"We've got a good mix of guys who have experienced Ashes in the past and there aren't mental scars, there is motivation to do well this time round. We've got guys coming in nice and fresh and who are excited about this kind of tour and what is ahead of them."

Australia also have at least one man coming in nice and fresh - the spinner Xavier Doherty, who is almost certain to make his Test debut at the Gabba. Doherty will be especially keen to challenge Kevin Pietersen, who has been out 17 times to left-arm orthodox bowlers since the start of 2008, compared to four times against right-arm spinners, but Collingwood is confident it won't be an issue.

"I don't think he'll be overly worried about facing left-arm spinners," he said. "We'll have a look at footage from the one-day games where [Doherty] bowled against Sri Lanka. Kevin has done it time and again and he can play left-arm spin very well on his day. It is not a problem for us. "

The form of Pietersen, who has made only one half-century on the trip, is one of the few minor concerns for an otherwise buoyant England. They know this is their best chance in 24 years to claim the Ashes in Australia, which last occurred when Collingwood was a 10-year-old Durham boy who had little interest in the fate of the England cricket team.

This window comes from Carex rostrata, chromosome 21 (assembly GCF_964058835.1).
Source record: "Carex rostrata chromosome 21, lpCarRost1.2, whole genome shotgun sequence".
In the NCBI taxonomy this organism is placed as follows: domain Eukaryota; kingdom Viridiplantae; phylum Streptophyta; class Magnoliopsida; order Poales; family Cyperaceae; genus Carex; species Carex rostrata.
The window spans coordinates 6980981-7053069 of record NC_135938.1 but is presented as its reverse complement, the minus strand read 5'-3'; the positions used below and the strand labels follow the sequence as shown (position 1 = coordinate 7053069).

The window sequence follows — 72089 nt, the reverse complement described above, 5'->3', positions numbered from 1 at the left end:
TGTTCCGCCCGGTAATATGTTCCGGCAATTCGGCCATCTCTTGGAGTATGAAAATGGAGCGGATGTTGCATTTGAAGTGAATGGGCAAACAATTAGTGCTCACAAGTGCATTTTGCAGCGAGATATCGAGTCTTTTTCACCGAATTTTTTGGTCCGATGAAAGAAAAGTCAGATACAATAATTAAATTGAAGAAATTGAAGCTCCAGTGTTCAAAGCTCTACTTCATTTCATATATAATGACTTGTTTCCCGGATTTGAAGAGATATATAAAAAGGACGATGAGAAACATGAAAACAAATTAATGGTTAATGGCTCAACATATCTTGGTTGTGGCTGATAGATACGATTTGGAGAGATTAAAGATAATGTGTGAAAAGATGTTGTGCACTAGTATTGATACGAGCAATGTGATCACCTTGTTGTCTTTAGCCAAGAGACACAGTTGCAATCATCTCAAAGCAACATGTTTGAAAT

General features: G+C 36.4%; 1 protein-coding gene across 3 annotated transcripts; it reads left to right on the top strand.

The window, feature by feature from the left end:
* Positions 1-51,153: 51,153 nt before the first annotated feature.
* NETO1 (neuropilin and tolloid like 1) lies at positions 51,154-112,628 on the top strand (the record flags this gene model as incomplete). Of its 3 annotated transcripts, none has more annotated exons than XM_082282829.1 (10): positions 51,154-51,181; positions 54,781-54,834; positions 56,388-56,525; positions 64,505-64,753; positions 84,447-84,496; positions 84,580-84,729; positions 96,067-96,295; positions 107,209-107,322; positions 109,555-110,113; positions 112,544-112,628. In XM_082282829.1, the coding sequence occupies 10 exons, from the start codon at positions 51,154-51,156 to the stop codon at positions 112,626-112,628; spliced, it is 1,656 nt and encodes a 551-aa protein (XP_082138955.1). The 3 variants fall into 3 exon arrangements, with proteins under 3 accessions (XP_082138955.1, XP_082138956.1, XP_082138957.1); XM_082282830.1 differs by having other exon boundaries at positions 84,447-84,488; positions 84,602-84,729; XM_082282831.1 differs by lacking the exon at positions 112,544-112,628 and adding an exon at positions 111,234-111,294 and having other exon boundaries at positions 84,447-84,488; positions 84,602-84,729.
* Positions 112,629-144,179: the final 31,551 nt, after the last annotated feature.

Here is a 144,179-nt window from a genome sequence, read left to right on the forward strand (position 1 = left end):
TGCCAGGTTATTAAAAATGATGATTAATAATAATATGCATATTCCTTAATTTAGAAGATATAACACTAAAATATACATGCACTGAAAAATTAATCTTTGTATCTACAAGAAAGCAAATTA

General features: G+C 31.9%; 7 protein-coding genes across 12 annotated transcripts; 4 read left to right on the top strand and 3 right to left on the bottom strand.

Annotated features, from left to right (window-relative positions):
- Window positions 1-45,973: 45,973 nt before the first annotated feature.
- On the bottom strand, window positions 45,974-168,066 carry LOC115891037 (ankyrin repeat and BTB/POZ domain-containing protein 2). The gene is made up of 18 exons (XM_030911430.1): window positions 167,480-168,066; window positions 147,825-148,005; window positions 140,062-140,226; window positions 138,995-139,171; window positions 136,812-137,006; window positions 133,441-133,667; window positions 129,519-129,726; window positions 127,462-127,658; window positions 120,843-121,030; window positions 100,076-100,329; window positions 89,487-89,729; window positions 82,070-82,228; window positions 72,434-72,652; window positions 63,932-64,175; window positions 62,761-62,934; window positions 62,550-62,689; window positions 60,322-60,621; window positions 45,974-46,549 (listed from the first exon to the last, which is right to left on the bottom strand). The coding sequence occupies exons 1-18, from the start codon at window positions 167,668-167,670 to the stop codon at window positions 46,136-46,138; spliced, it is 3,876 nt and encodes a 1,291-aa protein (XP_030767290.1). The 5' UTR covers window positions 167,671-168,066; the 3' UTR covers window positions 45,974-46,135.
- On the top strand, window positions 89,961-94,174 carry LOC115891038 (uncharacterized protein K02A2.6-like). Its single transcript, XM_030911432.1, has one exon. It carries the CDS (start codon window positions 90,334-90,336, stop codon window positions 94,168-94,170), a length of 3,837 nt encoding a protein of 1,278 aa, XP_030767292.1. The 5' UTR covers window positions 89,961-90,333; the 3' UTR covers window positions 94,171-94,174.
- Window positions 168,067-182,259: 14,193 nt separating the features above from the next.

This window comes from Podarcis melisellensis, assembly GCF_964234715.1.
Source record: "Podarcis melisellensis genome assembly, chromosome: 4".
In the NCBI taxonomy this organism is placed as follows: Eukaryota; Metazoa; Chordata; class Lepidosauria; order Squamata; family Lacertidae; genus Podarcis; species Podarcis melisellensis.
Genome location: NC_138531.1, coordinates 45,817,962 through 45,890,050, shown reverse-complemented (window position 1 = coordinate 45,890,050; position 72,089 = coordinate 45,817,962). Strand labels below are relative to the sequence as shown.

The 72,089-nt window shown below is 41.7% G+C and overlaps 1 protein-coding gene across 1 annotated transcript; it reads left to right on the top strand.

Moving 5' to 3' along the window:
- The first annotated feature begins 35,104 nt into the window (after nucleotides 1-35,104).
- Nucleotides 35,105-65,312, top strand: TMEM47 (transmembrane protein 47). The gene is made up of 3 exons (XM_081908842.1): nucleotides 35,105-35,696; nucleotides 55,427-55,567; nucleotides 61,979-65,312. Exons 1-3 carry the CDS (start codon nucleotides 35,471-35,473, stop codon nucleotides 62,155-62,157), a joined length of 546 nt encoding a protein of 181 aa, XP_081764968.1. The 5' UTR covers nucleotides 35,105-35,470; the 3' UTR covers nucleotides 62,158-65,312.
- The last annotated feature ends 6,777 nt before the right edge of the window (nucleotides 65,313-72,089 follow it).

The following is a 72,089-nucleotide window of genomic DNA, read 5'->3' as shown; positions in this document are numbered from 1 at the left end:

"We've been waiting a long time," he said. "To get the opportunity as a player is a great feeling. We have the belief and we are playing some very good cricket. There's genuine belief in the side that we can do it."

Brydon Coverdale is an assistant editor at Cricinfo

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© ESPN Sports Media Ltd.

Posted by Hammond on (November 22, 2010, 10:52 GMT)

@Bigbanger666- can only see England choking on all the champagne once they trounce this bog-average Aussie side with a muppet for a captain.

Posted by Bigbanger666 on (November 22, 2010, 8:46 GMT)

@Hammond and co. One word which sums up England playing in Aus no matter how your team was travelling : Chokers

Posted by Hammond on (November 22, 2010, 6:26 GMT)

Warnerbasher a total of 21 test cricketers for Australia were foreign born. When you add the countless football, rugby, boxing, and Olympics Australian representatives that were/are born outside Australia then you just appear like another mindless Aussie hypocrite. Mind you I applaud the fact that you are rehearsing your excuses because boy are you going to need every one when England casually reclaims the urn.

Posted by Marcio on (November 21, 2010, 13:26 GMT)